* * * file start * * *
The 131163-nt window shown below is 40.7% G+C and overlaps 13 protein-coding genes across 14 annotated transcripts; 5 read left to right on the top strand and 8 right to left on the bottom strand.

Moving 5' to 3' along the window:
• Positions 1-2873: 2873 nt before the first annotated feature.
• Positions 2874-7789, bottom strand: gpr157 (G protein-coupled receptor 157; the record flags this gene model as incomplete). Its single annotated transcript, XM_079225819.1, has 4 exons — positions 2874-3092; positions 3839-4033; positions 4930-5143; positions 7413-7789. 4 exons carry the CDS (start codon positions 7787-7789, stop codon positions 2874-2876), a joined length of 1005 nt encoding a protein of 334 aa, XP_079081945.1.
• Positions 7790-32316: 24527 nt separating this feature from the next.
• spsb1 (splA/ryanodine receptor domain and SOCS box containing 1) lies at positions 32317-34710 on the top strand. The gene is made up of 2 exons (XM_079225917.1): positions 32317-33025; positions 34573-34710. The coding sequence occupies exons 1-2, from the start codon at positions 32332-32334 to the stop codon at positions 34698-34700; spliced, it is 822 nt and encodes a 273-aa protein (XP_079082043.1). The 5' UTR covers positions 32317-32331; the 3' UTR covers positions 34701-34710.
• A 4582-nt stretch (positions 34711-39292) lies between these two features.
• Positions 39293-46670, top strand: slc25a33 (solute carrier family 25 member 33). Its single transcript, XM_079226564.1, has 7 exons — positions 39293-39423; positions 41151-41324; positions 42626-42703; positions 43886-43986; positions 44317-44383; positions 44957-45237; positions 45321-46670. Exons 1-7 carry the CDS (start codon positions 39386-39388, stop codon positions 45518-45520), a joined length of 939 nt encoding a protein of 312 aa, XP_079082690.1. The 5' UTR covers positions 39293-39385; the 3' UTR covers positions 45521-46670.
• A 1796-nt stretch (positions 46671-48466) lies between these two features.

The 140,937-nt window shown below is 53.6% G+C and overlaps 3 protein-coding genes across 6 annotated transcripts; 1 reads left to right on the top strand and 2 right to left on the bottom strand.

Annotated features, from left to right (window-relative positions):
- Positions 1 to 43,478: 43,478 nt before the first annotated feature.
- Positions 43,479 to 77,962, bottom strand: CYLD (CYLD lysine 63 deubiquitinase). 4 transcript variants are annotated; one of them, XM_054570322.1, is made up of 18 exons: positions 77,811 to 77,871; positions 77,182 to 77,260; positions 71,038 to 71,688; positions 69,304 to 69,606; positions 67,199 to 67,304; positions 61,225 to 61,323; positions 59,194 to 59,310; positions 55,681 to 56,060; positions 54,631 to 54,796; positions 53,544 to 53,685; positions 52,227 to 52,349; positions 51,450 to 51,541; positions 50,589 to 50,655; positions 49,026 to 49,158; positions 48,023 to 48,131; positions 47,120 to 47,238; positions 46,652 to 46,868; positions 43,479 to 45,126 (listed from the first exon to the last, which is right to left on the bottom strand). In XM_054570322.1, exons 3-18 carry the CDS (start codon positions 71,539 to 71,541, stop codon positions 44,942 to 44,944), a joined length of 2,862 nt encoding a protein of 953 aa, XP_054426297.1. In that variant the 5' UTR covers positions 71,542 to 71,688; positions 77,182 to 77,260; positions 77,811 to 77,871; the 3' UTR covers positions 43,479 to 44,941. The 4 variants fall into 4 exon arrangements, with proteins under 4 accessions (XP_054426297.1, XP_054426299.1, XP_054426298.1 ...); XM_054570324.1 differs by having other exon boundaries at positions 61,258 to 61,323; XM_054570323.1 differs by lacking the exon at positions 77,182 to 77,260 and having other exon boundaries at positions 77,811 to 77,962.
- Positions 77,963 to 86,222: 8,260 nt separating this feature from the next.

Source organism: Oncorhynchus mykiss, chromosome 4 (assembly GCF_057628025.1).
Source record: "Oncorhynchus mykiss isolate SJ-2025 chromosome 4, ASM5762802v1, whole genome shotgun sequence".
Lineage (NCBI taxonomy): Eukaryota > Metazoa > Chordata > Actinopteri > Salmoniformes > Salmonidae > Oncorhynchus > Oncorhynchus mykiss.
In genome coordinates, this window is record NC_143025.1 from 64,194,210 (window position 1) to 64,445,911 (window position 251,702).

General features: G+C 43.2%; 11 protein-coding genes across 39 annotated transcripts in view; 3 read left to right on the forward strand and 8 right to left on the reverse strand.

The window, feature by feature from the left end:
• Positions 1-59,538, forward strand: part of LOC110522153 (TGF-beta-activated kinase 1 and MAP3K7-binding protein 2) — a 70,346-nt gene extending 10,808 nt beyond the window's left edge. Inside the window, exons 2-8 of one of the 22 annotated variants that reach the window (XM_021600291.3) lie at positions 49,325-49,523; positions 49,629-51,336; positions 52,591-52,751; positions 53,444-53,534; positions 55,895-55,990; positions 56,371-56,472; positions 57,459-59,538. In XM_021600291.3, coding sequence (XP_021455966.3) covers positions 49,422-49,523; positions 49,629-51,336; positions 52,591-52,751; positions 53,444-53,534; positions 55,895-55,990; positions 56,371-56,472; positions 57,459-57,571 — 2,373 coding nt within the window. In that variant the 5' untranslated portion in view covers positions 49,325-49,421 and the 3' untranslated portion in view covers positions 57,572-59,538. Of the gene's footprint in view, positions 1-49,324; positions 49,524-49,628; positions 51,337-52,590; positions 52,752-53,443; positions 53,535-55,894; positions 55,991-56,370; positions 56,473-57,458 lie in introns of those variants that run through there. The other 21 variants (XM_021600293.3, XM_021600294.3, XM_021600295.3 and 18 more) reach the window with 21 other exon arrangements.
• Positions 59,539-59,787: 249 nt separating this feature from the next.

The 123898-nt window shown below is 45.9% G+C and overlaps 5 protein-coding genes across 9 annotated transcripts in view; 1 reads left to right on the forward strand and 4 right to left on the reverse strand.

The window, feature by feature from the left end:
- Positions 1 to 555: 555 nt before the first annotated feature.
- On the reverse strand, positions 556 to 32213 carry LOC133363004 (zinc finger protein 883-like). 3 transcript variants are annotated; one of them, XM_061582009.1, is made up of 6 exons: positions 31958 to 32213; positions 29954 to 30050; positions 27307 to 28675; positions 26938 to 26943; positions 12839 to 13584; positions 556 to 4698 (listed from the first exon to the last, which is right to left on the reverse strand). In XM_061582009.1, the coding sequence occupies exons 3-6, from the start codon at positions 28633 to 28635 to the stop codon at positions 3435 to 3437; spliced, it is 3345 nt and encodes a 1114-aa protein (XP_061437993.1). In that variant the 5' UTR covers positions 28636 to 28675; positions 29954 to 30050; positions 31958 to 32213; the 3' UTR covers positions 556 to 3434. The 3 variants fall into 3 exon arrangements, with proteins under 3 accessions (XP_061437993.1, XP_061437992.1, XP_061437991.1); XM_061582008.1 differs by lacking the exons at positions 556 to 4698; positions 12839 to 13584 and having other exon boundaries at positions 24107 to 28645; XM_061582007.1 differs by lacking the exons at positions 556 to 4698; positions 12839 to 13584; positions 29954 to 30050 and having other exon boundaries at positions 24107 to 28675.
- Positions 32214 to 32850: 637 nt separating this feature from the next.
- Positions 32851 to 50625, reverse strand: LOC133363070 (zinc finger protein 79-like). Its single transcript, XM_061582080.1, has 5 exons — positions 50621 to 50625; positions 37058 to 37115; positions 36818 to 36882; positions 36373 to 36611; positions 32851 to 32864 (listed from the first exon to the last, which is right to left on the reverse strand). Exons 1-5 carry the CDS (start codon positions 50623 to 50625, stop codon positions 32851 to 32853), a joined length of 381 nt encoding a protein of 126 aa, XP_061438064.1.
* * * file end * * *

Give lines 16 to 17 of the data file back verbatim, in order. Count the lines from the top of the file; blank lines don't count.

Source record: "Oncorhynchus mykiss isolate SJ-2025 chromosome 4, ASM5762802v1, whole genome shotgun sequence".
Lineage (NCBI taxonomy): Eukaryota > Metazoa > Chordata > Actinopteri > Salmoniformes > Salmonidae > Oncorhynchus > Oncorhynchus mykiss.